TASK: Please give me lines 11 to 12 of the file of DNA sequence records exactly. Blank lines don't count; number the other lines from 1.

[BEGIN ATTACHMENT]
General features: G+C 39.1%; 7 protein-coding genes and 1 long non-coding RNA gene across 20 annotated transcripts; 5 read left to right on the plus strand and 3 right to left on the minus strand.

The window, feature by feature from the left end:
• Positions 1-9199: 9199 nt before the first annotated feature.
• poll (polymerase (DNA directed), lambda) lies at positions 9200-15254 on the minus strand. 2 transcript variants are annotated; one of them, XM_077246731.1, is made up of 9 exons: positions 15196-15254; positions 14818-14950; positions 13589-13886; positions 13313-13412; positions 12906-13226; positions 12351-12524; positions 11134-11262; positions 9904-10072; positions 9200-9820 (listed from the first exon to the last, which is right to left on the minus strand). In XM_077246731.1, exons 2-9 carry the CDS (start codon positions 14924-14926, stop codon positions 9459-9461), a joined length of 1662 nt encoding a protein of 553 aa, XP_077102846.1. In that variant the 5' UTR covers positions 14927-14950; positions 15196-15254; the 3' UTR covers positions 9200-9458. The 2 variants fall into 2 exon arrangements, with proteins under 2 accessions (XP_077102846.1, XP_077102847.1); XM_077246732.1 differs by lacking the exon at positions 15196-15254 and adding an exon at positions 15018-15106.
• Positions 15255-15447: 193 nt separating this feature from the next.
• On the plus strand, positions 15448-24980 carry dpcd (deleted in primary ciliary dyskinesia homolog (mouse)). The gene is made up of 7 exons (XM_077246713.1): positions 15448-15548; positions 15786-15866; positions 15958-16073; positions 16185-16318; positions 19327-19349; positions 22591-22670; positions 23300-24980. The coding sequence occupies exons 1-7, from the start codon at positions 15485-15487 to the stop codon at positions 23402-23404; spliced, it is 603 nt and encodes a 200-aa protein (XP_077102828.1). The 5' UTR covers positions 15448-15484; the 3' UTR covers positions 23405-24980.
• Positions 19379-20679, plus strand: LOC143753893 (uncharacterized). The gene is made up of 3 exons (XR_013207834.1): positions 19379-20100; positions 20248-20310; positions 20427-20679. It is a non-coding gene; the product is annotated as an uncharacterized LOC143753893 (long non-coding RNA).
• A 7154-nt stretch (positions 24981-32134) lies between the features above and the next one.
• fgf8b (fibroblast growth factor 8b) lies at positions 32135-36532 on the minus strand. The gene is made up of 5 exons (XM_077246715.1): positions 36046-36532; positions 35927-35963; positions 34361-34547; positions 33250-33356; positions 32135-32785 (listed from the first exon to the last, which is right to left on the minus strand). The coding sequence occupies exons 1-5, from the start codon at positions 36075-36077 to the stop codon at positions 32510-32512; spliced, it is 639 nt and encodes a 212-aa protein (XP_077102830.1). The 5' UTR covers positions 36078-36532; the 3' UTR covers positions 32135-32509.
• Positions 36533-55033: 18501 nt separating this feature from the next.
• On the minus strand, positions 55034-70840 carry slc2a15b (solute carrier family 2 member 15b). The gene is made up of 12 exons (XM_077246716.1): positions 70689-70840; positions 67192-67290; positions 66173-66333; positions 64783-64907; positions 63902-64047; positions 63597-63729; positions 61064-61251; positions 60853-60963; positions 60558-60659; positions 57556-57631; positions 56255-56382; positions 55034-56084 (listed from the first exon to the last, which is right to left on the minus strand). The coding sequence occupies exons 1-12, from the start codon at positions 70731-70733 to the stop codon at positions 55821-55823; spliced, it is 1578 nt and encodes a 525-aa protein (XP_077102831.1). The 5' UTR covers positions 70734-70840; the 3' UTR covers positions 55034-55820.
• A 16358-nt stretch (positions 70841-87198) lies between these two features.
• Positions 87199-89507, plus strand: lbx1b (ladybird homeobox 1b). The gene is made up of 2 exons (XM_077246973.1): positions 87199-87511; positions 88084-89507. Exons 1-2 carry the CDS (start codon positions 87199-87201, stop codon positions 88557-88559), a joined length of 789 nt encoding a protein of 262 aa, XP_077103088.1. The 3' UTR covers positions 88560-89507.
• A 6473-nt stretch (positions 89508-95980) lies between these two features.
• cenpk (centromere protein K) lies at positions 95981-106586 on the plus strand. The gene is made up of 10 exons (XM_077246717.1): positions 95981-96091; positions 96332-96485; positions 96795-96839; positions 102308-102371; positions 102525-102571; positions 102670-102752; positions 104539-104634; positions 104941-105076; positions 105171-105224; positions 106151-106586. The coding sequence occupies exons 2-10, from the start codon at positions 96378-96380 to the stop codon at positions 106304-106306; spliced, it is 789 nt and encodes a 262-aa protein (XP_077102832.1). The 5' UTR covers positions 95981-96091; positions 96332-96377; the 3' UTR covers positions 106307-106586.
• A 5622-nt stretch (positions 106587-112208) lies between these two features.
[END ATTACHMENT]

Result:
• On the minus strand, positions 55034-70840 carry slc2a15b (solute carrier family 2 member 15b). The gene is made up of 12 exons (XM_077246716.1): positions 70689-70840; positions 67192-67290; positions 66173-66333; positions 64783-64907; positions 63902-64047; positions 63597-63729; positions 61064-61251; positions 60853-60963; positions 60558-60659; positions 57556-57631; positions 56255-56382; positions 55034-56084 (listed from the first exon to the last, which is right to left on the minus strand). The coding sequence occupies exons 1-12, from the start codon at positions 70731-70733 to the stop codon at positions 55821-55823; spliced, it is 1578 nt and encodes a 525-aa protein (XP_077102831.1). The 5' UTR covers positions 70734-70840; the 3' UTR covers positions 55034-55820.
• A 16358-nt stretch (positions 70841-87198) lies between these two features.